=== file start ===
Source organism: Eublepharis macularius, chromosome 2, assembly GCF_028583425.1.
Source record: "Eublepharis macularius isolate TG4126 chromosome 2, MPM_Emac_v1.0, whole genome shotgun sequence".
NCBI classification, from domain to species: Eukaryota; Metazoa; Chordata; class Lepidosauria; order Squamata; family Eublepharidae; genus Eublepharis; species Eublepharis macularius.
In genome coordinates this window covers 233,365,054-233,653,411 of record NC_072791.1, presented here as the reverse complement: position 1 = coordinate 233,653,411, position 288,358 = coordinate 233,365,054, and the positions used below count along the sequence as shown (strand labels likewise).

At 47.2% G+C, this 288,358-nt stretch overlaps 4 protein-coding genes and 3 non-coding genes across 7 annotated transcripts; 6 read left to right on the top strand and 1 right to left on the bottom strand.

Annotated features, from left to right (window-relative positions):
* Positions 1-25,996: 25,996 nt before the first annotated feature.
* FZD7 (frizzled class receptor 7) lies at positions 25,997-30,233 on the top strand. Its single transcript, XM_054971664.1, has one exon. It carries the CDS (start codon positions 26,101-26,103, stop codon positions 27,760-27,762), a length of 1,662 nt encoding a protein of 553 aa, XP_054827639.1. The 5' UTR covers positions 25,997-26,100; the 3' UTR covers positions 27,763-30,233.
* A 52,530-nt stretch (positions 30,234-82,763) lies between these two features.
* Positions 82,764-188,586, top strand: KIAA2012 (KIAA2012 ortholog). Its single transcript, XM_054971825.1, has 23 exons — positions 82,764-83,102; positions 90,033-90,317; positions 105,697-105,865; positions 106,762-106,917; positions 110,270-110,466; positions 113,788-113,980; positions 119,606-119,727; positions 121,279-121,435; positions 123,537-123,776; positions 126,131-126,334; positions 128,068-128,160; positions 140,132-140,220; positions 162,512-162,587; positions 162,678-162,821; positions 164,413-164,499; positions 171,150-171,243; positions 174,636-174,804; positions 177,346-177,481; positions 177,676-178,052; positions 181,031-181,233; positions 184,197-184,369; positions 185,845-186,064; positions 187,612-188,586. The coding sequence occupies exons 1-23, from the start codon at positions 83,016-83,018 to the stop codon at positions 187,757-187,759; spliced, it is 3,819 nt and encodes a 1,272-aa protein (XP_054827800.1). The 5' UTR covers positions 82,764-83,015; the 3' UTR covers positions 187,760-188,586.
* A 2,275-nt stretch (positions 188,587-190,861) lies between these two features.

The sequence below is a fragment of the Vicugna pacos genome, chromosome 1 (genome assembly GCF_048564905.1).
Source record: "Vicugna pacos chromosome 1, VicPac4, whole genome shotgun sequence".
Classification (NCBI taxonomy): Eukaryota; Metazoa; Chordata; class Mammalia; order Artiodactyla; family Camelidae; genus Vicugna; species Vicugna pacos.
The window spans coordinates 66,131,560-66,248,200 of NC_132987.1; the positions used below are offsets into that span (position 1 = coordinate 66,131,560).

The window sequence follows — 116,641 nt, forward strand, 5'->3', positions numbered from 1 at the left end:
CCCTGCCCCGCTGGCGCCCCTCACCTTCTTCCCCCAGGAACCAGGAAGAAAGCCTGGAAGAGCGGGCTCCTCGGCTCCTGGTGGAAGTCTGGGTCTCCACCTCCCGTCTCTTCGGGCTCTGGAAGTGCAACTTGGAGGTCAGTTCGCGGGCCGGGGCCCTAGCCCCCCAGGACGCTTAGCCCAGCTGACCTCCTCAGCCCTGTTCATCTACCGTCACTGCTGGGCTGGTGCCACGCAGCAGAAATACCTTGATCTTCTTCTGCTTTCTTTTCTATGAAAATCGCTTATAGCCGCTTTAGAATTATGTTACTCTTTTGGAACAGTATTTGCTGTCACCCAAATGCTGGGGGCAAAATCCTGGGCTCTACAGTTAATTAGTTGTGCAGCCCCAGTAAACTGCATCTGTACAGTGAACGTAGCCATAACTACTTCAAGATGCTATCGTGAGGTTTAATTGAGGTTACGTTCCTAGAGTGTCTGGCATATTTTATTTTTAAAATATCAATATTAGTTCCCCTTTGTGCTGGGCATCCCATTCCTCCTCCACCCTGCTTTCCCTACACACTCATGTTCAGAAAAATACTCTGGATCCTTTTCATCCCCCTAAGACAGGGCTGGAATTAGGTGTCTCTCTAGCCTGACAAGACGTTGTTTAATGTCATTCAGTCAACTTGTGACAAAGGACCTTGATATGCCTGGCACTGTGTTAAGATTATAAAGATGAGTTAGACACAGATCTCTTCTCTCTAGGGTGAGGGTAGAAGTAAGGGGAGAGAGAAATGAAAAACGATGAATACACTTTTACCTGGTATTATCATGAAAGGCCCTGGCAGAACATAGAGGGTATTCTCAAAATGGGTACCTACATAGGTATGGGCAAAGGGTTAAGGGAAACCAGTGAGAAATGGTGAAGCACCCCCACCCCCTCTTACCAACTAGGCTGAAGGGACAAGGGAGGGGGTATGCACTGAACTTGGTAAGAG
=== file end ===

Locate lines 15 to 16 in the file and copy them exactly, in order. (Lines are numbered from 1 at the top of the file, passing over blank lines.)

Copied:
The window spans coordinates 66,131,560-66,248,200 of NC_132987.1; the positions used below are offsets into that span (position 1 = coordinate 66,131,560).

The window sequence follows — 116,641 nt, forward strand, 5'->3', positions numbered from 1 at the left end: